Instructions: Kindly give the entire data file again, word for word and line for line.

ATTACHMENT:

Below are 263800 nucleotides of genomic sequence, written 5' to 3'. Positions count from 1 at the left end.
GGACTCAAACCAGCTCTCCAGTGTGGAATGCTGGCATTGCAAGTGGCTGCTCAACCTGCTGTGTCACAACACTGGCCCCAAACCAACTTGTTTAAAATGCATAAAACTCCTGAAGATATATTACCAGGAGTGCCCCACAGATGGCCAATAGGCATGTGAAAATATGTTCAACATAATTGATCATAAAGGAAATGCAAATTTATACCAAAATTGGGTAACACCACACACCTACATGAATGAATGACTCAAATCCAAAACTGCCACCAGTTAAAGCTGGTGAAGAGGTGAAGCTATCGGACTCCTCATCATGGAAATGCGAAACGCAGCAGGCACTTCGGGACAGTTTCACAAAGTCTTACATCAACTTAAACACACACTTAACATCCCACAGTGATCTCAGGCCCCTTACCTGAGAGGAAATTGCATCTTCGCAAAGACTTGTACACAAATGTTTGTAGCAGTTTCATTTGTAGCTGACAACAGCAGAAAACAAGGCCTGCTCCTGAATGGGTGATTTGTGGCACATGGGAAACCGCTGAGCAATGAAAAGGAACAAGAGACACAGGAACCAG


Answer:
Below are 263800 nucleotides of genomic sequence, written 5' to 3'. Positions count from 1 at the left end.
GGACTCAAACCAGCTCTCCAGTGTGGAATGCTGGCATTGCAAGTGGCTGCTCAACCTGCTGTGTCACAACACTGGCCCCAAACCAACTTGTTTAAAATGCATAAAACTCCTGAAGATATATTACCAGGAGTGCCCCACAGATGGCCAATAGGCATGTGAAAATATGTTCAACATAATTGATCATAAAGGAAATGCAAATTTATACCAAAATTGGGTAACACCACACACCTACATGAATGAATGACTCAAATCCAAAACTGCCACCAGTTAAAGCTGGTGAAGAGGTGAAGCTATCGGACTCCTCATCATGGAAATGCGAAACGCAGCAGGCACTTCGGGACAGTTTCACAAAGTCTTACATCAACTTAAACACACACTTAACATCCCACAGTGATCTCAGGCCCCTTACCTGAGAGGAAATTGCATCTTCGCAAAGACTTGTACACAAATGTTTGTAGCAGTTTCATTTGTAGCTGACAACAGCAGAAAACAAGGCCTGCTCCTGAATGGGTGATTTGTGGCACATGGGAAACCGCTGAGCAATGAAAAGGAACAAGAGACACAGGAACCAG